Central Indiana's two racinos are looking for help, too.To me, a bailout is a bailout whether it's being funded with higher taxes or new gaming revenues. The mismanaged CIB is being rewarded for its bad behavior without any investigation to get to the bottom of its ten years of deficit spending.
Indiana Live in Shelbyville and Hoosier Park in Anderson have insisted they overpaid in 2007 when each gave the state $250 million for licensing fees to bring slots to their horse tracks. Both say they have struggled to pay down loans for the fees and have not ruled out laying off workers, reducing hours or even closing.
During the regular session, the racinos pushed for nearly $75 million in tax breaks to help pay their bills. The proposal passed the House, but it died in the Senate.
Rep. Sean Eberhart, R-Shelbyville, said the proposal likely is dead for the special session, too, because the state already is dealing with revenue shortfalls. But Eberhart is offering another solution: table games.
He said allowing the racinos to have games such as blackjack could generate $80 million to $90 million in additional revenue for the two facilities. As part of the deal, Eberhart proposed using the $20 million-plus in new tax revenue the games would produce to help plug the Capital Improvement Board's projected $47 million shortfall for 2010.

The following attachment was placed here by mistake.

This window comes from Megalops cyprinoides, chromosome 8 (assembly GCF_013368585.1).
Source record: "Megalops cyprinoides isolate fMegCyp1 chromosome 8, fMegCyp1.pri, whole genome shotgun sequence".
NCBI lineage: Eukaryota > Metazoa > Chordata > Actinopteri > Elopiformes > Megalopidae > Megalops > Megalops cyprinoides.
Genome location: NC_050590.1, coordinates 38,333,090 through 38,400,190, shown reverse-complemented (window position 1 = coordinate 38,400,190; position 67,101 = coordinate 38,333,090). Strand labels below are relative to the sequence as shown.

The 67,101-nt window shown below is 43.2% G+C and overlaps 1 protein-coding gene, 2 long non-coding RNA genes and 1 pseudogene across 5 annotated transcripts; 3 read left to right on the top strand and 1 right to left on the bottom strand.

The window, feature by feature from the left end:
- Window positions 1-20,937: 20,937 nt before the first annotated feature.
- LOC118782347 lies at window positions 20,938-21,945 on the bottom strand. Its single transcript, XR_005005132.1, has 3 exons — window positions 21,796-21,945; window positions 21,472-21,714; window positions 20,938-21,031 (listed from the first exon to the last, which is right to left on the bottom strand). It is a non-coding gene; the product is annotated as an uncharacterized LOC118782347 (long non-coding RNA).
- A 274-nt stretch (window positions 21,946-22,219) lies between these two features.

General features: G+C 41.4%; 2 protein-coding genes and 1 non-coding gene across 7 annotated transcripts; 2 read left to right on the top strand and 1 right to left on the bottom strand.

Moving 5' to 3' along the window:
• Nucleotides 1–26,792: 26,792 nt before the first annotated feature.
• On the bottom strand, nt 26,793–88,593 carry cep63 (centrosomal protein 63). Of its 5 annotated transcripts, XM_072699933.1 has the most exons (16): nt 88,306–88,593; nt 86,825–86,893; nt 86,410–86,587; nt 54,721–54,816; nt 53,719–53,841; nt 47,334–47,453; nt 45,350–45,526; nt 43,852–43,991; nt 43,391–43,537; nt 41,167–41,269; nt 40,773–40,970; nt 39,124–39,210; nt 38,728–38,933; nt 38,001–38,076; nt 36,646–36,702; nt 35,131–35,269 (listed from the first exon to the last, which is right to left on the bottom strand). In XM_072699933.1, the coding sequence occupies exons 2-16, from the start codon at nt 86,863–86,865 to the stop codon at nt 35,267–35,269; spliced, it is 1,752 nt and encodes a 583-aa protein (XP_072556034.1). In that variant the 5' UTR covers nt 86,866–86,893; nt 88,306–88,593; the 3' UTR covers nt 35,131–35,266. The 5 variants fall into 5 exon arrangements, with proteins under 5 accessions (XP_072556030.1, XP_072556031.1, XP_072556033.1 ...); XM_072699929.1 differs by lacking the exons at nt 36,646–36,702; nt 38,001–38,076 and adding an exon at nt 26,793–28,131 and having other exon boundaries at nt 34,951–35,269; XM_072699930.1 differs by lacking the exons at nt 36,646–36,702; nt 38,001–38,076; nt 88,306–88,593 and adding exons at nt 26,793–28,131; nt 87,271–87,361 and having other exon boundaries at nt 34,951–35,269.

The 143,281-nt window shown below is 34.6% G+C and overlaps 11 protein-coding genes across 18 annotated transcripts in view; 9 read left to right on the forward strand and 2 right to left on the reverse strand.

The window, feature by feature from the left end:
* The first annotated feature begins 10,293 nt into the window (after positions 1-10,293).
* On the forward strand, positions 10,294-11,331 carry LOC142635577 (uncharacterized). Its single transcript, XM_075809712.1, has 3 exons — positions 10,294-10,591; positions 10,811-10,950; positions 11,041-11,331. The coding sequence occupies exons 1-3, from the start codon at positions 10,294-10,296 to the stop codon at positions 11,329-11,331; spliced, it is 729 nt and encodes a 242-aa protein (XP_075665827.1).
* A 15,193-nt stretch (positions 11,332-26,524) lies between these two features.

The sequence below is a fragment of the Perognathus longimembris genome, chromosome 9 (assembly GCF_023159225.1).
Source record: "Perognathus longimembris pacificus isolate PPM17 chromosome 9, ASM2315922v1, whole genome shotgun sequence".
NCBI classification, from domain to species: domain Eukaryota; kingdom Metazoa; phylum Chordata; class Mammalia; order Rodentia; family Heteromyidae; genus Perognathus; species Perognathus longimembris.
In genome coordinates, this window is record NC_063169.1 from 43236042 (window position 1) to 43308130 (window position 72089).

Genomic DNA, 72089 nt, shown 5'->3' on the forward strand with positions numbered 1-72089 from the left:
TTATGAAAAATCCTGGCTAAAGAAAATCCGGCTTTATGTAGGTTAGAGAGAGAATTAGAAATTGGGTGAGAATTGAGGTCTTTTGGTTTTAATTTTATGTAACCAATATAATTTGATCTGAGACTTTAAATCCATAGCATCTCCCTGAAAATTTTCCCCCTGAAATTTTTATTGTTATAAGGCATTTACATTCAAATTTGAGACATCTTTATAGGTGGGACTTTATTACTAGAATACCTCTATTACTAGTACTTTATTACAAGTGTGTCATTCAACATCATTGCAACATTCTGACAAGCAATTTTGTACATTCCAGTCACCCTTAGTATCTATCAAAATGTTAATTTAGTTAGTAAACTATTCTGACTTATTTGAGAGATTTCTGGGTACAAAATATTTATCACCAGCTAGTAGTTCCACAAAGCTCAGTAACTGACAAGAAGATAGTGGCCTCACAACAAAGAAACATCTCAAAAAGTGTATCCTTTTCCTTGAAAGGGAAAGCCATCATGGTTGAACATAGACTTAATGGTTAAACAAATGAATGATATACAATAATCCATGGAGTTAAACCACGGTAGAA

The struggling Indianapolis sports board has sought help from lawmakers to keep it afloat, another task the legislature likely will tackle in the special session.
"All of the other gaming facilities in Indiana have table games, and this would kill two birds with one stone," Eberhart said. "You're helping (the racinos), and you're helping solve a major problem for Indianapolis. I think it's a great idea."
It's an idea, however, that would qualify as an expansion of gambling, which Daniels and other legislative leaders have opposed.
But Rep. Terri Austin, D-Anderson, said she agrees with Eberhart that something should be done for the two racinos, especially if lawmakers help the CIB. Austin said she is still hopeful about granting the two facilities tax breaks.
General managers for Hoosier Park and Indiana Live casinos could not be reached for comment.
Meanwhile, a report on BleacherReport.com suggests that the owner of NHL's Vancouver Canucks is making a play to buy the Pacers from the Simons and move the team there. Tell me why I'm not surprised to read about this rumor at this time. Hat tip to Indiana Barrister.
Rumors are starting to spread that Francesco Aquilini, owner of the NHL’s Vancouver Canucks, is reportedly expressing interest in purchasing the Indiana Pacers and moving the team to Vancouver, B.C.
Pacers co-owner Herb Simon are working as hard as they can to work out a new arena deal with the Indianapolis Capital Improvement Board and says he doesn’t want to see Indy without an NBA team.
Simon, could be using Aquilini as leverage against the Indianapolis Capital Improvement Board.
But former Sonics owner Howard Schultz also used Clay Bennett as leverage against the Washington State Legislature. And now the Sonics no longer exist.